Where do you see yourself in the ultra scene in the next few years? What are some “bucket list” races or accomplishments?

After JFK 50 Miler in November I won an entry to Western States 100. It’s an epic race and I’d love to test myself against the course and competition there. Other than that, I’ve been researching the Comrades UltraMarathon in South Africa and the World 100K Championships. I should be able to have solid performances at these events with my background and it would be great to represent the U.S. There are lots of other races that look thrilling like the Ultra Trail Du Mont Blanc and hometown Leadville 100 with great scenery, but one thing at a time I guess.

What is some advice that you can impart on fellow marathoners who want to start taking on ultras? How can they best prepare themselves?

Run a marathon on the roads or trails and challenge yourself to recover fast for another event or 1-2 workouts the following week. That mental focus clues you into doing things right like wearing compression, eating enough, resting appropriately, getting health care like massage, ice bath and listening to your body as you test it the next week. Practice your food and drink routine so you are comfortable with it and know it won’t upset the body. Go explore the trails or some destination run without setting a time limit of 2 to 3 hours.Go big, pick an exciting route or challenging goal in training. And, lastly, don’t go hard all the time. Your cumulative fitness will take care of that.

What made you decide to stop competing at an elite level in marathons and try out ultras? Was there some “lightbulb moment” you experienced? Describe that thought process, please.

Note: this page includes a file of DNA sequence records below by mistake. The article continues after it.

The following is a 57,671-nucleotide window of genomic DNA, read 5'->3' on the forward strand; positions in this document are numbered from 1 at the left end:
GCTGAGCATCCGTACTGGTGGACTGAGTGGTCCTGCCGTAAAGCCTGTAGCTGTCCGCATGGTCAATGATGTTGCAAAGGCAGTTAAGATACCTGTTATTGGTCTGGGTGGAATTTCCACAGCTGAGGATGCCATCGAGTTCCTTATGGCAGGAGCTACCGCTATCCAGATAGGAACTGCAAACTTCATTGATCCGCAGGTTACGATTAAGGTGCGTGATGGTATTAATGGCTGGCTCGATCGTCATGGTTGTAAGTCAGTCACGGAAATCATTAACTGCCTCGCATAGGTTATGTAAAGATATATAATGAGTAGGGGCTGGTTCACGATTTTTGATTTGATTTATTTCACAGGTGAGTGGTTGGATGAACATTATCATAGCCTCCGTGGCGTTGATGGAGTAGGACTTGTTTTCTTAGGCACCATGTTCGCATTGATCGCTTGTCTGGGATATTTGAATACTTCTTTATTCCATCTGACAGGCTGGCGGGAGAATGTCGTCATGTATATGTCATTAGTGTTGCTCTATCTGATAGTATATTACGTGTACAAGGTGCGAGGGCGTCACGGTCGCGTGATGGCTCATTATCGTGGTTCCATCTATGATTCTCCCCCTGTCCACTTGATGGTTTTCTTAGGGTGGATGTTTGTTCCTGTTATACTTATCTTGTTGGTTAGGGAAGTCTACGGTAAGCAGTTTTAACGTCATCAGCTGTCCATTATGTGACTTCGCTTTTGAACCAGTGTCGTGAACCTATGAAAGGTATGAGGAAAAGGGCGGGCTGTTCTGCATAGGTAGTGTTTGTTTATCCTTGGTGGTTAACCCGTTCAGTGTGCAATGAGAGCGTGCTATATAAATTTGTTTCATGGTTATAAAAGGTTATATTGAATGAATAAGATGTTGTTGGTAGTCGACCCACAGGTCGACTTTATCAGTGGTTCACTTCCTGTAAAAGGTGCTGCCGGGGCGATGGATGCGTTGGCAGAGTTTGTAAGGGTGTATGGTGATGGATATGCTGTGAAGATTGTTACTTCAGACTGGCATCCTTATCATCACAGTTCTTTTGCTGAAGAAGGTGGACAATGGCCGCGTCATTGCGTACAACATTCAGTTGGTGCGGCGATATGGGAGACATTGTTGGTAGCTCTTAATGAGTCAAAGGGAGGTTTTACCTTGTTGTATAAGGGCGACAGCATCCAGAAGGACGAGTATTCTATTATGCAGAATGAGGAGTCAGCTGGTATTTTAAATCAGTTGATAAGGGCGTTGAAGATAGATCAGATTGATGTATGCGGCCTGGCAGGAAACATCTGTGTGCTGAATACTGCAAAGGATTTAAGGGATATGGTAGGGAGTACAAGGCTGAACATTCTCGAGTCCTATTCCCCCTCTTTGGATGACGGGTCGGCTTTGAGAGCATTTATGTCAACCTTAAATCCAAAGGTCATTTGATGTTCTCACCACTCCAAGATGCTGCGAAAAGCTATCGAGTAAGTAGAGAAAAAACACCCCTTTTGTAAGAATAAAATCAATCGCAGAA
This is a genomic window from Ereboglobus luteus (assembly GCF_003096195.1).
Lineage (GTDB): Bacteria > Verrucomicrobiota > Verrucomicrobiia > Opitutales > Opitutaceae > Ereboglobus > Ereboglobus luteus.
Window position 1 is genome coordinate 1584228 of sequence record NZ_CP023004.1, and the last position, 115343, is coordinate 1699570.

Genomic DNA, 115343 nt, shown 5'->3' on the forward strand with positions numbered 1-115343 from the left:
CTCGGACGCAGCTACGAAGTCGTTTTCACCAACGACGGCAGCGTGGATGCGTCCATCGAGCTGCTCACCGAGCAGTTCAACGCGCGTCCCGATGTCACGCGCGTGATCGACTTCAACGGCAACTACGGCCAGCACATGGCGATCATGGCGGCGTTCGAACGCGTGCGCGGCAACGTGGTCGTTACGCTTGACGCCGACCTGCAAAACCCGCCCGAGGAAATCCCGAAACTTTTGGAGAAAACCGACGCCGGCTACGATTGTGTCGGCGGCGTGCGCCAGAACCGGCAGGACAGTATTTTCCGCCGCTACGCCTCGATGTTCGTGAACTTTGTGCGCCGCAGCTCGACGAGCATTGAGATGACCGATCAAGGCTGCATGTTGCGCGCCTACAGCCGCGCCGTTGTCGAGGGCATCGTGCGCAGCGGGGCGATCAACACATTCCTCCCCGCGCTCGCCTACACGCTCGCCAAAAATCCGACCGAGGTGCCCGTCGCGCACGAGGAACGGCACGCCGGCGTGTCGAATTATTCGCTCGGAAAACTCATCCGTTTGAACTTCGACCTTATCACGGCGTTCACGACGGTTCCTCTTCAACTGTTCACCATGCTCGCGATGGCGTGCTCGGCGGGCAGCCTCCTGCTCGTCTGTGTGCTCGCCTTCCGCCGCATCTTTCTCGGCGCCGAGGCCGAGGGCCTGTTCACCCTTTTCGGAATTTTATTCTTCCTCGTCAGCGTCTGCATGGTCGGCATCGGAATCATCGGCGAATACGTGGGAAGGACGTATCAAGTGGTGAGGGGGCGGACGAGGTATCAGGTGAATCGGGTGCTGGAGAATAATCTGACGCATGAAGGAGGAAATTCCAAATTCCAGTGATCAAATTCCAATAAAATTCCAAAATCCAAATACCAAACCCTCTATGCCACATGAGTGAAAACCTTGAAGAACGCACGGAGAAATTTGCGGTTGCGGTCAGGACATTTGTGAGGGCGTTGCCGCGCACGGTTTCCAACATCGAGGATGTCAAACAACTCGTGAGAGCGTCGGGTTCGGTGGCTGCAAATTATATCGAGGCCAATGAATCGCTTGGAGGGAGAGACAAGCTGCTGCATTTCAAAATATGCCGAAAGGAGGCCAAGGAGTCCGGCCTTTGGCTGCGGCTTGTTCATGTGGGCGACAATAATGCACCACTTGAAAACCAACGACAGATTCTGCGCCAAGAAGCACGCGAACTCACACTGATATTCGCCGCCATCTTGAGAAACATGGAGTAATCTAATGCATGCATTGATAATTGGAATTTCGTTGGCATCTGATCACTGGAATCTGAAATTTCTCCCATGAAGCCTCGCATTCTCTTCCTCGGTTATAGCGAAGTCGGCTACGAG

I guess if there was a lightbulb moment it would be looking at the depth in the marathon these last number of years. I chased marathon goals for years with hopes of a world championship team or Olympic berth and bettering my PR. I still want to qualify for the 2016 Marathon Trials and show people that even in my mid 30’s I can run a fast marathon. However, I also want to take on new challenges, enjoy the sport, and stay healthy while doing it. There is lots of excitement growing in the sport of ultra running over the last 5 to 10 years. Guys like [Scott] Jurek, [Mike] Wardian, Anton [Krupicka], Kilian [Jornet], Max King, Sage Canaday, Western State 100 records falling, great blogs, and videos are driving the sport. With the addition of ultra running to my racing schedule I can continue staying in shape the way I want, see some great scenery, and chase new goals.


About The Author:

Duncan Larkin is a freelance journalist who’s been covering the sport of running for over five years. He’s run 2:32 in the marathon and won the Himalayan 100-Mile Stage Race in 2007. His first running book, RUN SIMPLE, was released in July.